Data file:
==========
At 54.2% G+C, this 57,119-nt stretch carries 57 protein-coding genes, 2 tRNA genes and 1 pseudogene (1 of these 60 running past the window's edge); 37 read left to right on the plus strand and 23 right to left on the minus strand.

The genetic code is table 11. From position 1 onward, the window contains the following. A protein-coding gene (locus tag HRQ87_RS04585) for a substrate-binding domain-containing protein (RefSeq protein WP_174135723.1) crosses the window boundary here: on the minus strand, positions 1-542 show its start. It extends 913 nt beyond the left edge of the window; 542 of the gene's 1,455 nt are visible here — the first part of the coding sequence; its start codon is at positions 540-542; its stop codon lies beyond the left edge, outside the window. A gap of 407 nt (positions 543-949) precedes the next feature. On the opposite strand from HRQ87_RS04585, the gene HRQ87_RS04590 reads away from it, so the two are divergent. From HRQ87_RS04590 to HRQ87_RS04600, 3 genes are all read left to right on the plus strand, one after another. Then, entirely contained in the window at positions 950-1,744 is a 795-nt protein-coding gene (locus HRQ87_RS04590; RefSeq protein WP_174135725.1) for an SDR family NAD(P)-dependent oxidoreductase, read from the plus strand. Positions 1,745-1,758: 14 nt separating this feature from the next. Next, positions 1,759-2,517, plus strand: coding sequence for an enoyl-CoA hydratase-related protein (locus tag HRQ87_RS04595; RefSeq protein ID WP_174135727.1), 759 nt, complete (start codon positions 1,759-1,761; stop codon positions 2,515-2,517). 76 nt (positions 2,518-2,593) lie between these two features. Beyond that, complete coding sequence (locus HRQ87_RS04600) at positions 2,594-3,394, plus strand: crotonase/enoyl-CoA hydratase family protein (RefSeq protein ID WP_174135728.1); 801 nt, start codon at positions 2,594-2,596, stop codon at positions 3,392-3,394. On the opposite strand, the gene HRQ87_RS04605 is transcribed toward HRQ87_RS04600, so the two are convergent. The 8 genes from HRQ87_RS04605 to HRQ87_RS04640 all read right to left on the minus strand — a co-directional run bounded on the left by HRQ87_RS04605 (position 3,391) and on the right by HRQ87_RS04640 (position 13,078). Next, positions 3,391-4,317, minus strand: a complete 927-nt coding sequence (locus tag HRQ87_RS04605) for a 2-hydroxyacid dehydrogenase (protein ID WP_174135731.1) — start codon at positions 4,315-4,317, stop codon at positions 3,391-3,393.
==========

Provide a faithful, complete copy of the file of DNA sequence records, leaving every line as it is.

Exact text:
At 54.2% G+C, this 57,119-nt stretch carries 57 protein-coding genes, 2 tRNA genes and 1 pseudogene (1 of these 60 running past the window's edge); 37 read left to right on the plus strand and 23 right to left on the minus strand.

The genetic code is table 11. From position 1 onward, the window contains the following. A protein-coding gene (locus tag HRQ87_RS04585) for a substrate-binding domain-containing protein (RefSeq protein WP_174135723.1) crosses the window boundary here: on the minus strand, positions 1-542 show its start. It extends 913 nt beyond the left edge of the window; 542 of the gene's 1,455 nt are visible here — the first part of the coding sequence; its start codon is at positions 540-542; its stop codon lies beyond the left edge, outside the window. A gap of 407 nt (positions 543-949) precedes the next feature. On the opposite strand from HRQ87_RS04585, the gene HRQ87_RS04590 reads away from it, so the two are divergent. From HRQ87_RS04590 to HRQ87_RS04600, 3 genes are all read left to right on the plus strand, one after another. Then, entirely contained in the window at positions 950-1,744 is a 795-nt protein-coding gene (locus HRQ87_RS04590; RefSeq protein WP_174135725.1) for an SDR family NAD(P)-dependent oxidoreductase, read from the plus strand. Positions 1,745-1,758: 14 nt separating this feature from the next. Next, positions 1,759-2,517, plus strand: coding sequence for an enoyl-CoA hydratase-related protein (locus tag HRQ87_RS04595; RefSeq protein ID WP_174135727.1), 759 nt, complete (start codon positions 1,759-1,761; stop codon positions 2,515-2,517). 76 nt (positions 2,518-2,593) lie between these two features. Beyond that, complete coding sequence (locus HRQ87_RS04600) at positions 2,594-3,394, plus strand: crotonase/enoyl-CoA hydratase family protein (RefSeq protein ID WP_174135728.1); 801 nt, start codon at positions 2,594-2,596, stop codon at positions 3,392-3,394. On the opposite strand, the gene HRQ87_RS04605 is transcribed toward HRQ87_RS04600, so the two are convergent. The 8 genes from HRQ87_RS04605 to HRQ87_RS04640 all read right to left on the minus strand — a co-directional run bounded on the left by HRQ87_RS04605 (position 3,391) and on the right by HRQ87_RS04640 (position 13,078). Next, positions 3,391-4,317, minus strand: a complete 927-nt coding sequence (locus tag HRQ87_RS04605) for a 2-hydroxyacid dehydrogenase (protein ID WP_174135731.1) — start codon at positions 4,315-4,317, stop codon at positions 3,391-3,393.